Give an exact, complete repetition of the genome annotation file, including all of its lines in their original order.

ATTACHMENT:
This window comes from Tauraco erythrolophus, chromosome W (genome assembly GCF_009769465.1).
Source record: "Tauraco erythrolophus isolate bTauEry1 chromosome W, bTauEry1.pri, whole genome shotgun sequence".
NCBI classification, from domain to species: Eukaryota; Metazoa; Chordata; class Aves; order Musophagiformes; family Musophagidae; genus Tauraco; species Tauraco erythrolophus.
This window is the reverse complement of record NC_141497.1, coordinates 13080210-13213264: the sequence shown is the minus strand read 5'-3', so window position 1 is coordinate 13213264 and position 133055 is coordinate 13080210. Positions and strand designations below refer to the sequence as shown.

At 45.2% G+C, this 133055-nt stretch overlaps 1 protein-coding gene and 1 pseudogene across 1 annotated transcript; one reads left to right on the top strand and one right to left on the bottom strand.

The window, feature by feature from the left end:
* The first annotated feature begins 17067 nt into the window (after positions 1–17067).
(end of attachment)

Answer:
This window comes from Tauraco erythrolophus, chromosome W (genome assembly GCF_009769465.1).
Source record: "Tauraco erythrolophus isolate bTauEry1 chromosome W, bTauEry1.pri, whole genome shotgun sequence".
NCBI classification, from domain to species: Eukaryota; Metazoa; Chordata; class Aves; order Musophagiformes; family Musophagidae; genus Tauraco; species Tauraco erythrolophus.
This window is the reverse complement of record NC_141497.1, coordinates 13080210-13213264: the sequence shown is the minus strand read 5'-3', so window position 1 is coordinate 13213264 and position 133055 is coordinate 13080210. Positions and strand designations below refer to the sequence as shown.

At 45.2% G+C, this 133055-nt stretch overlaps 1 protein-coding gene and 1 pseudogene across 1 annotated transcript; one reads left to right on the top strand and one right to left on the bottom strand.

The window, feature by feature from the left end:
* The first annotated feature begins 17067 nt into the window (after positions 1–17067).